Dimension placement does NOT match intent

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Tolerances
(every part needs some)

There are two types of tolerances: Dimensional Tolerances and Geometric Tolerances

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What’s the difference?
• Dimensional tolerances control _______________.

• Geometric tolerances control __________ & __________.

Geometric tolerances affect dimensional tolerances!

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Types of Dimensional Tolerances

1.371 1.379

1.375 + .004

Limit Dimensioning

Plus & Minus Tolerancing

Both methods are acceptable.

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Tolerance Accumulation
The distance between X and Y is a critical dimension. The total variation in the distance between X and Y depends on how the drawing is dimensioned.

How much tolerance is specified on the distance between X and Y in each example? (a) + (b) + (c) +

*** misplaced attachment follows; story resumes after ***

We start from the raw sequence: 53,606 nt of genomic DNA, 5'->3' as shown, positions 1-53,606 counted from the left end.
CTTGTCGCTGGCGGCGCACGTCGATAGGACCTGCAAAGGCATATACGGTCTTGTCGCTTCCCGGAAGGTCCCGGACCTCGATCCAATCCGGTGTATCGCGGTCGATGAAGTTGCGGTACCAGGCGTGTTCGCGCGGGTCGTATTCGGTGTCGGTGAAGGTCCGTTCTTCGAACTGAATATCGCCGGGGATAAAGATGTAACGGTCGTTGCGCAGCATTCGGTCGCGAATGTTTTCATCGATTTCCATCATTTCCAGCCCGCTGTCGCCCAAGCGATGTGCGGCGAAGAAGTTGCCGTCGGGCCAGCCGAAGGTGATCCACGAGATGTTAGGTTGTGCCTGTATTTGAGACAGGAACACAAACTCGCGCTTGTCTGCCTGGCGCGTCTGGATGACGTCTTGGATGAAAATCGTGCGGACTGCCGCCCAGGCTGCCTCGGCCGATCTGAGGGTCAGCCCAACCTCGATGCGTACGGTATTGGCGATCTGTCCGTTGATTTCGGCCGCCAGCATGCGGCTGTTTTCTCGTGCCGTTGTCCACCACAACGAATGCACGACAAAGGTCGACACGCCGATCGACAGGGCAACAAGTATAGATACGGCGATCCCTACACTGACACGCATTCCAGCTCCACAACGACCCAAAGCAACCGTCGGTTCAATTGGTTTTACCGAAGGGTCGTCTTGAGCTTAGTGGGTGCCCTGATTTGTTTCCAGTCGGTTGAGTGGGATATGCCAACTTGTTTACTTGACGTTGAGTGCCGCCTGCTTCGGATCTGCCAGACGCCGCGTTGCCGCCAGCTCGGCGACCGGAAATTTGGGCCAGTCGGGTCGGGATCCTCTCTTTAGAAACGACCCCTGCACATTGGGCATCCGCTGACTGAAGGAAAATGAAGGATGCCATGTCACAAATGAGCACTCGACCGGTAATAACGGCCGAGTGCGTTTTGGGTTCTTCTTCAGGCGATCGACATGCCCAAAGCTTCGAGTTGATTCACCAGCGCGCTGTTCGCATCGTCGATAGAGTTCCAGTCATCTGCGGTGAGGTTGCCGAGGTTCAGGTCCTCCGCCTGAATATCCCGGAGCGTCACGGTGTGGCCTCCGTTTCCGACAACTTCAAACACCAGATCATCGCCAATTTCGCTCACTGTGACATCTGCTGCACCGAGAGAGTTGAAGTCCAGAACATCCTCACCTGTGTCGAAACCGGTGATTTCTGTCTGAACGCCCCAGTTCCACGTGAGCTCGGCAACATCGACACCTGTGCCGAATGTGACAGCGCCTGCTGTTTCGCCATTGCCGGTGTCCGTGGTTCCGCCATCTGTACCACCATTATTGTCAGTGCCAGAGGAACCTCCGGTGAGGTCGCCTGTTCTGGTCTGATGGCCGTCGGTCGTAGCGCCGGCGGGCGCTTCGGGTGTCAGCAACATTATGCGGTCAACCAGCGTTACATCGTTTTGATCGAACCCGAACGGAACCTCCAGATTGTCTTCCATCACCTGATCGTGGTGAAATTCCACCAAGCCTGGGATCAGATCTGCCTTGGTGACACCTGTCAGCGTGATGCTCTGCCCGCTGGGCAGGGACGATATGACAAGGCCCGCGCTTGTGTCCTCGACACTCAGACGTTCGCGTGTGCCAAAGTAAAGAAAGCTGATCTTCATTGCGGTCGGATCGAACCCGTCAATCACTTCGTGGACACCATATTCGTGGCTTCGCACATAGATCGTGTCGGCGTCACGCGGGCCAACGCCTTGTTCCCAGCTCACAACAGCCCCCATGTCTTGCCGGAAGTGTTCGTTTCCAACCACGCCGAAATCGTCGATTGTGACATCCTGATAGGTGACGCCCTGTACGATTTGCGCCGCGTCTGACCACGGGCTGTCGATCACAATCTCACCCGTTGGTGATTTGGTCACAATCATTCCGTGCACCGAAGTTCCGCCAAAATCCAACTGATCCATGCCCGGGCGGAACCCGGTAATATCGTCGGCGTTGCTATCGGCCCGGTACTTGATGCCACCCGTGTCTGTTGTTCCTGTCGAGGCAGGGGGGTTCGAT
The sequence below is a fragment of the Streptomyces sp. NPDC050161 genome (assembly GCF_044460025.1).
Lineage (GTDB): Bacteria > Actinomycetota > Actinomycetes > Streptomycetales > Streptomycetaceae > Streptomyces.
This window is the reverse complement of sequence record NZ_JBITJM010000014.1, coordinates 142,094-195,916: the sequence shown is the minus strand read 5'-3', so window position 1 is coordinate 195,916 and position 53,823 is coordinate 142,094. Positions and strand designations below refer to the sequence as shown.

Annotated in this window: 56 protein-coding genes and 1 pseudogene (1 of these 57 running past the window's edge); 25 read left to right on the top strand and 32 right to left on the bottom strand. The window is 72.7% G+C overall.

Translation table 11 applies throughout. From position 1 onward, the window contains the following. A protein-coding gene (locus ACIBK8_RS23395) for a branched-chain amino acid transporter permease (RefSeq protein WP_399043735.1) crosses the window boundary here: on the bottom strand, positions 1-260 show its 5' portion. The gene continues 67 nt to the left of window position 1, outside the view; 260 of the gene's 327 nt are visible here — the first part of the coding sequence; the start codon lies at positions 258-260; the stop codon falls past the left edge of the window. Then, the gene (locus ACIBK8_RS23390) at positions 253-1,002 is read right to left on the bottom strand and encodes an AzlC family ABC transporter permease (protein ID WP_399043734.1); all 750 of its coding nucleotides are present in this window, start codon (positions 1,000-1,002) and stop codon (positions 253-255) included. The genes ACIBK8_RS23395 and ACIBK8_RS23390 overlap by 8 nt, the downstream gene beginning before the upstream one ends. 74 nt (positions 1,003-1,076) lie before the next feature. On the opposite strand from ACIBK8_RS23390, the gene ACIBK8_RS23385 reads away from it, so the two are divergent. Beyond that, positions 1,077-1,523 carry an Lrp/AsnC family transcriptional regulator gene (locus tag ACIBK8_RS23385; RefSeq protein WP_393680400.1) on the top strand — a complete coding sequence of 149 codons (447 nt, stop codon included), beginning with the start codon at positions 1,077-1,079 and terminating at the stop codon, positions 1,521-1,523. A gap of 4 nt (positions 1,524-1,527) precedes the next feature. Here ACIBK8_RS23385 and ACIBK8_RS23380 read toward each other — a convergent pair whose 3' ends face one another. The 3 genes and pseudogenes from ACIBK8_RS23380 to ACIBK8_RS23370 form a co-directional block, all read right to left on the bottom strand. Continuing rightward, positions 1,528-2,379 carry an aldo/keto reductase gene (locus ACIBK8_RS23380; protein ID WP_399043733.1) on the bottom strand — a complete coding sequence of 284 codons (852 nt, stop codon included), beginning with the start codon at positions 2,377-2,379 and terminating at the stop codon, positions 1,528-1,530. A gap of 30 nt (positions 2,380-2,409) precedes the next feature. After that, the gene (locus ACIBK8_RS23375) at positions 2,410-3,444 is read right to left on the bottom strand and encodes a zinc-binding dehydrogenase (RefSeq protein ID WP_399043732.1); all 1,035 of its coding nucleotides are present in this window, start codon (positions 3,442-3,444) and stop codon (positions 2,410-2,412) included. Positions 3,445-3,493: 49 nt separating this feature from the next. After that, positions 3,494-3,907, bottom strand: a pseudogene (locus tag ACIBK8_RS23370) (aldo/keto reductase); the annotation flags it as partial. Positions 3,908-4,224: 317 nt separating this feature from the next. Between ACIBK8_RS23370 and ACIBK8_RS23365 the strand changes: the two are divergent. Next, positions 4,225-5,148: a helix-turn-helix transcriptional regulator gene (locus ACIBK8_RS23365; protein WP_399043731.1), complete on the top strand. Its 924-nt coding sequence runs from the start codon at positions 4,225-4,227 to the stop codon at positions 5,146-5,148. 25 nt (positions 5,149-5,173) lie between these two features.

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Geometric Tolerancing
Geometric Tolerancing is used to specify the shape of features. Things like: •Straightness •Flatness •Circularity •Cylindricity •Angularity •Profiles •Perpendicularity •Parallelism •Concentricity •And More...

Geometric Tolerances are shown on a drawing with a feature control frame.

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The Feature Control Frame

This feature control frame is read as: “The specified feature must lie perpendicular within a tolerance zone of 0.05 diameter at the maximum material condition, with respect to datum axis C. In other words, this places a limit on the amount of variation in perpendicularity between the feature axis and the datum axis. In a drawing, this feature control frame would accompany dimensional tolerances that control the feature size and position.
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Geometric Characteristic Symbols

A feature control frame gives information about geometric 15 tolerances on the feature.

Straightness Example

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Straightness at MMC

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2 Rods: .375” diameter .750” diameter Tube with .755” hole

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Flatness Examples